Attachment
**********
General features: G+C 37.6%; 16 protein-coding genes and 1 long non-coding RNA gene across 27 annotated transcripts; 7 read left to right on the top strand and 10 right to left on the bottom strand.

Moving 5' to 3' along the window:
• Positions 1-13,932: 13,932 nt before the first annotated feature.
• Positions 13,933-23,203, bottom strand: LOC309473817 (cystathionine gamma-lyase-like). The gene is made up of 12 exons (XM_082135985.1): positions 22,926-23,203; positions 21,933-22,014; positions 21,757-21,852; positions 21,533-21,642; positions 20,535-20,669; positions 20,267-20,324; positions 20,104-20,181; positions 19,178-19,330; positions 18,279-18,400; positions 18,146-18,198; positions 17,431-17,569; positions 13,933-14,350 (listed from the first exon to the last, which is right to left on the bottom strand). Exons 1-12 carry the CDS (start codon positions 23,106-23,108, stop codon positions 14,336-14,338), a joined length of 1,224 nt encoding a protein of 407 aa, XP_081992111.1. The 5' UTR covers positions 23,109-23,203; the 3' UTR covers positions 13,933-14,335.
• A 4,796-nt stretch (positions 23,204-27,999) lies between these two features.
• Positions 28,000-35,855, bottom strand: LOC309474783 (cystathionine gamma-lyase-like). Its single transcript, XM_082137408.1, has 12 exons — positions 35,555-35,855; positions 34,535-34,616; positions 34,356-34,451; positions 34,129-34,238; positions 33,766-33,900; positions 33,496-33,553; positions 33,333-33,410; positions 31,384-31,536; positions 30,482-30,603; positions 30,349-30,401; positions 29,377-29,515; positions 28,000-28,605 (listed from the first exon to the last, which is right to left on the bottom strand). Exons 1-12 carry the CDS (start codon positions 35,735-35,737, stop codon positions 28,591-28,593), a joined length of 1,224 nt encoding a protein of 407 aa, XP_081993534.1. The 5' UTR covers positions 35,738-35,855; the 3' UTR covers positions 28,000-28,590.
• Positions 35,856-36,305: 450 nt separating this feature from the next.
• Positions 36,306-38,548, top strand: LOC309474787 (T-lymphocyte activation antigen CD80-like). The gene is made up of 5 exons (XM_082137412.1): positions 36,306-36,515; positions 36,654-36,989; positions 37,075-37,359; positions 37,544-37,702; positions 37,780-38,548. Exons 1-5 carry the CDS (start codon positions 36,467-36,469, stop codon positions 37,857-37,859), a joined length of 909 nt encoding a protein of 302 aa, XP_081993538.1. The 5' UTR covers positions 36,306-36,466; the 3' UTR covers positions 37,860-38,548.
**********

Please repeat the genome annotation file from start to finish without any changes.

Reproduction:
General features: G+C 37.6%; 16 protein-coding genes and 1 long non-coding RNA gene across 27 annotated transcripts; 7 read left to right on the top strand and 10 right to left on the bottom strand.

Moving 5' to 3' along the window:
• Positions 1-13,932: 13,932 nt before the first annotated feature.
• Positions 13,933-23,203, bottom strand: LOC309473817 (cystathionine gamma-lyase-like). The gene is made up of 12 exons (XM_082135985.1): positions 22,926-23,203; positions 21,933-22,014; positions 21,757-21,852; positions 21,533-21,642; positions 20,535-20,669; positions 20,267-20,324; positions 20,104-20,181; positions 19,178-19,330; positions 18,279-18,400; positions 18,146-18,198; positions 17,431-17,569; positions 13,933-14,350 (listed from the first exon to the last, which is right to left on the bottom strand). Exons 1-12 carry the CDS (start codon positions 23,106-23,108, stop codon positions 14,336-14,338), a joined length of 1,224 nt encoding a protein of 407 aa, XP_081992111.1. The 5' UTR covers positions 23,109-23,203; the 3' UTR covers positions 13,933-14,335.
• A 4,796-nt stretch (positions 23,204-27,999) lies between these two features.
• Positions 28,000-35,855, bottom strand: LOC309474783 (cystathionine gamma-lyase-like). Its single transcript, XM_082137408.1, has 12 exons — positions 35,555-35,855; positions 34,535-34,616; positions 34,356-34,451; positions 34,129-34,238; positions 33,766-33,900; positions 33,496-33,553; positions 33,333-33,410; positions 31,384-31,536; positions 30,482-30,603; positions 30,349-30,401; positions 29,377-29,515; positions 28,000-28,605 (listed from the first exon to the last, which is right to left on the bottom strand). Exons 1-12 carry the CDS (start codon positions 35,735-35,737, stop codon positions 28,591-28,593), a joined length of 1,224 nt encoding a protein of 407 aa, XP_081993534.1. The 5' UTR covers positions 35,738-35,855; the 3' UTR covers positions 28,000-28,590.
• Positions 35,856-36,305: 450 nt separating this feature from the next.
• Positions 36,306-38,548, top strand: LOC309474787 (T-lymphocyte activation antigen CD80-like). The gene is made up of 5 exons (XM_082137412.1): positions 36,306-36,515; positions 36,654-36,989; positions 37,075-37,359; positions 37,544-37,702; positions 37,780-38,548. Exons 1-5 carry the CDS (start codon positions 36,467-36,469, stop codon positions 37,857-37,859), a joined length of 909 nt encoding a protein of 302 aa, XP_081993538.1. The 5' UTR covers positions 36,306-36,466; the 3' UTR covers positions 37,860-38,548.